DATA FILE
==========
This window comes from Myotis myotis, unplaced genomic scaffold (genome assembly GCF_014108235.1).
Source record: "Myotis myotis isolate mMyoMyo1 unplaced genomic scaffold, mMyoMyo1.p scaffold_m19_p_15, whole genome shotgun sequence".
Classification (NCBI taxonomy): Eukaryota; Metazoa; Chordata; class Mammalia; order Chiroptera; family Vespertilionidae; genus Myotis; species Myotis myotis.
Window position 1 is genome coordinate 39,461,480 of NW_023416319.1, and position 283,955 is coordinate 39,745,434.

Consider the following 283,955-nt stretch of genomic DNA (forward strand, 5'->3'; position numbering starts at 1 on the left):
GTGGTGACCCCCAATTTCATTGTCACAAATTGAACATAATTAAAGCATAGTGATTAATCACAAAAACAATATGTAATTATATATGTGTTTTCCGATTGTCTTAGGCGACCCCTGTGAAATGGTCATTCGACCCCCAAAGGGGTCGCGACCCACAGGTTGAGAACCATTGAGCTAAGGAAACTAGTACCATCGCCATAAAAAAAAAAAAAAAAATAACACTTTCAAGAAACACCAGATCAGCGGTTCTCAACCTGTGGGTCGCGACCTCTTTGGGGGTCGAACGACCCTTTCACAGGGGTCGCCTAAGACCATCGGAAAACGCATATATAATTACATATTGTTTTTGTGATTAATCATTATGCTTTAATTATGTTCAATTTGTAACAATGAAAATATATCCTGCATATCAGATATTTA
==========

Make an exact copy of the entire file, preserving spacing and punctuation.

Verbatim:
This window comes from Myotis myotis, unplaced genomic scaffold (genome assembly GCF_014108235.1).
Source record: "Myotis myotis isolate mMyoMyo1 unplaced genomic scaffold, mMyoMyo1.p scaffold_m19_p_15, whole genome shotgun sequence".
Classification (NCBI taxonomy): Eukaryota; Metazoa; Chordata; class Mammalia; order Chiroptera; family Vespertilionidae; genus Myotis; species Myotis myotis.
Window position 1 is genome coordinate 39,461,480 of NW_023416319.1, and position 283,955 is coordinate 39,745,434.

Consider the following 283,955-nt stretch of genomic DNA (forward strand, 5'->3'; position numbering starts at 1 on the left):
GTGGTGACCCCCAATTTCATTGTCACAAATTGAACATAATTAAAGCATAGTGATTAATCACAAAAACAATATGTAATTATATATGTGTTTTCCGATTGTCTTAGGCGACCCCTGTGAAATGGTCATTCGACCCCCAAAGGGGTCGCGACCCACAGGTTGAGAACCATTGAGCTAAGGAAACTAGTACCATCGCCATAAAAAAAAAAAAAAAAATAACACTTTCAAGAAACACCAGATCAGCGGTTCTCAACCTGTGGGTCGCGACCTCTTTGGGGGTCGAACGACCCTTTCACAGGGGTCGCCTAAGACCATCGGAAAACGCATATATAATTACATATTGTTTTTGTGATTAATCATTATGCTTTAATTATGTTCAATTTGTAACAATGAAAATATATCCTGCATATCAGATATTTA